Commercial Division Blog

Posted: February 28, 2024 / Written by: Jeffrey M. Eilender, Samuel L. Butt, Seth D. Allen, Joshua Wurtzel, Channing J. Turner / Categories Commercial, Motion to Dismiss, Jurisdiction

Court Has Jurisdiction Over LLC Based On Alter Ego Allegations

On January 26, 2024, Justice Melissa A. Crane denied defendant’s motion to dismiss for lack or jurisdiction.  The decision in Bochenek v. Ashton, Index No. 654904/2022, concerned defendant Twenty Seven Investment Group, LLC (“TSIG”).  As to jurisdiction over TSIG, the Court explained: 

In sum, the court denies TSIG's motion to dismiss for lack of personal jurisdiction. Plaintiff has sufficiently alleged that TSIG is a sham corporation, that defendant Ashton completely controls TSIG and that he used TSIG to divert Los Angeles business from Grow Events LLC. Because plaintiff has adequate alter ego allegations, there is jurisdiction over TSIG because it is undisputed there is jurisdiction over defendant Ashton (see Clingerman v. Ali, 212 A.D.3d 572 [!81 Dep't 2023][trial court had jurisdiction over corporate defendants based on theory that corporate defendants and individual defendant, over whom trial court found it had personal jurisdiction, were alter egos];Transfield ER Cap Ltd. v. Indus. Carriers. Inc., 571 F.3d 221,224 (2d Cir. 2009) "It is also well established that the exercise of personal jurisdiction over an alter ego corporation does not offend due process" [citations omitted]).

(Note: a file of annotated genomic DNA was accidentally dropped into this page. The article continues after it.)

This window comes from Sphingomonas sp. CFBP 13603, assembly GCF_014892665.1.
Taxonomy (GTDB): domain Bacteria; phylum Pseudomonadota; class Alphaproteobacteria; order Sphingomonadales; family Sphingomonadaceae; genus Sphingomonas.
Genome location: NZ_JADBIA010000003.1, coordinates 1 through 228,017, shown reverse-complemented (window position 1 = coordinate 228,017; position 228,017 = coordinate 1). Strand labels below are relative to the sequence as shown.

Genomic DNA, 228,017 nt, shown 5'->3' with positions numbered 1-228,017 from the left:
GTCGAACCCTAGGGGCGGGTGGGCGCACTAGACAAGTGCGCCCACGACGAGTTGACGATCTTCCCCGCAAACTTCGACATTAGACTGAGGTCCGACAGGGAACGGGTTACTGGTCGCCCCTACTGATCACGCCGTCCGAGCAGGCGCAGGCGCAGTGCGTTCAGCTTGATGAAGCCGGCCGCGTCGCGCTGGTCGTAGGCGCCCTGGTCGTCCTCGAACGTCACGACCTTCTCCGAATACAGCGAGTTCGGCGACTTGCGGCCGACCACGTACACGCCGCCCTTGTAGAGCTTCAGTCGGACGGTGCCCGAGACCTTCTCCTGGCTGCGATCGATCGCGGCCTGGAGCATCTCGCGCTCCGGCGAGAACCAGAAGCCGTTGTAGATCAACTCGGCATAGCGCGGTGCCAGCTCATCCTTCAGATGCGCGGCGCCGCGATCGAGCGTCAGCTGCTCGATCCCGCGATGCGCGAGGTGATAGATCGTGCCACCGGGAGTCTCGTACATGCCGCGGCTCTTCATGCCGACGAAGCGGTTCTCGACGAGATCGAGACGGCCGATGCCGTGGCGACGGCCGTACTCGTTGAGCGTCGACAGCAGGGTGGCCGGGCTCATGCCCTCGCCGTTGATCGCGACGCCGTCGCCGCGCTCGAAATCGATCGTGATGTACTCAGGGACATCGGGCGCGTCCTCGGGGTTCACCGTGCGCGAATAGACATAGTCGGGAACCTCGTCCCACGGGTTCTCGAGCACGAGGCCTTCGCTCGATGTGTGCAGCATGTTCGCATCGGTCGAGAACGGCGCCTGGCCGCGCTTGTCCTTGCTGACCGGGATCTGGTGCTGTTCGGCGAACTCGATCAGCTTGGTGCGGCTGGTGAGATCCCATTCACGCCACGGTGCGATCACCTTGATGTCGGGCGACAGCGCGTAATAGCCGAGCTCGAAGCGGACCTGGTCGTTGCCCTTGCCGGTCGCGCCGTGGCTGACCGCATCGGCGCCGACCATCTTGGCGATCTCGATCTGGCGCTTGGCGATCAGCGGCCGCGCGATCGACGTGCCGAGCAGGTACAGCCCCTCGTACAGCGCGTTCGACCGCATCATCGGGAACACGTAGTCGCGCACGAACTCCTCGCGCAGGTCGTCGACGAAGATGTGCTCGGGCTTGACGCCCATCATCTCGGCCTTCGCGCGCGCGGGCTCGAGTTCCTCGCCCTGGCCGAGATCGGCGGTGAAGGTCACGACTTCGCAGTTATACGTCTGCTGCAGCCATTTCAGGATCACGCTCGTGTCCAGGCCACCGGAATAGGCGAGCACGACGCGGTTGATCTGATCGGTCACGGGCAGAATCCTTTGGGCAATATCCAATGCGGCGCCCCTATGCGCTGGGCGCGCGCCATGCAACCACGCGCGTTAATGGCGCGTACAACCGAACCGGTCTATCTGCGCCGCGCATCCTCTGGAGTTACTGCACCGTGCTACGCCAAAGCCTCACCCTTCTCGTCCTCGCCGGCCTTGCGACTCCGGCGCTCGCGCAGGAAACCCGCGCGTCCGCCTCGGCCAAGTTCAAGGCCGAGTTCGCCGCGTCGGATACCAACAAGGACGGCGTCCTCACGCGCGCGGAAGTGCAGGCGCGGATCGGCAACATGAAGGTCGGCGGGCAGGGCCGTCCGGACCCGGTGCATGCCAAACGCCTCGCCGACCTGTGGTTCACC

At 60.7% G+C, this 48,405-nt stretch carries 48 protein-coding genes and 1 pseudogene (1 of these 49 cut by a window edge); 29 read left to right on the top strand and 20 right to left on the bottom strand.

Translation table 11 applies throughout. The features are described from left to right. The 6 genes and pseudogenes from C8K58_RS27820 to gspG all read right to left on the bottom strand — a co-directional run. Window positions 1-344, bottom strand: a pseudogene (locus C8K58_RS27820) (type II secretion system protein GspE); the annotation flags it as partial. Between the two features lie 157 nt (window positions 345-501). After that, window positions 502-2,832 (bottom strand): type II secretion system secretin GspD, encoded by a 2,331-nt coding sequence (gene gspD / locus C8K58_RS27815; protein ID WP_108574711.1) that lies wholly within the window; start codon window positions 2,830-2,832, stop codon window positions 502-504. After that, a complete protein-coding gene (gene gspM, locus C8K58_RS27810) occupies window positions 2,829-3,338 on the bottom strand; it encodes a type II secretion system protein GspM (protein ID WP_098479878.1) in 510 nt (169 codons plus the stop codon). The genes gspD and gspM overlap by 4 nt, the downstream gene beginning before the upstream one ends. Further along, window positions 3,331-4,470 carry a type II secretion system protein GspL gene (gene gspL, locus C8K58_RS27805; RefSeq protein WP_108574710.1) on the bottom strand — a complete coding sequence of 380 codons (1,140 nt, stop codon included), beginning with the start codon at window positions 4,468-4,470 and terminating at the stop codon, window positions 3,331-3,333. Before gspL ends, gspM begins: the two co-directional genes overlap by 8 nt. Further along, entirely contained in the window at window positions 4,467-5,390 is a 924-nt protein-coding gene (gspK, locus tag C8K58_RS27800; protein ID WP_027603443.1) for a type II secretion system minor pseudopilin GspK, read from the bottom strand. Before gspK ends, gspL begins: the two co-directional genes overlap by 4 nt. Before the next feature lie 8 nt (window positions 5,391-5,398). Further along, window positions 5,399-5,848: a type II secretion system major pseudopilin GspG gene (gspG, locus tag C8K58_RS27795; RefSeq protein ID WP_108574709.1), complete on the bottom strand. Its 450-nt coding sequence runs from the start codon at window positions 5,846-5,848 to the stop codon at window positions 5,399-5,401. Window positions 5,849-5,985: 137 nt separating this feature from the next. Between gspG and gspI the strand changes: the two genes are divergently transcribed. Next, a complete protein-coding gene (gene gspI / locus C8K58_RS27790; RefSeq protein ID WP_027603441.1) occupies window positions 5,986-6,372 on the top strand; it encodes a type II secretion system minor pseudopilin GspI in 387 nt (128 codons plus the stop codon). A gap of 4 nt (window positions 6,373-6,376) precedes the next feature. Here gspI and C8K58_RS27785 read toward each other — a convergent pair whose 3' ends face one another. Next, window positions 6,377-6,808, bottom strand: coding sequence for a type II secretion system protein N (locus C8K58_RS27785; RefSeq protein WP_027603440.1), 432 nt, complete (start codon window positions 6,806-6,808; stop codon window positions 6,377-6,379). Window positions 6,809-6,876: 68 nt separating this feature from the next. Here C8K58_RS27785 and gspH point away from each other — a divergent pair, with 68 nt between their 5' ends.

Contact the Commercial Division Blog Committee at commercialdivisionblog@schlamstone.com if you or a client have questions concerning the alter ego doctrine or jurisdiction.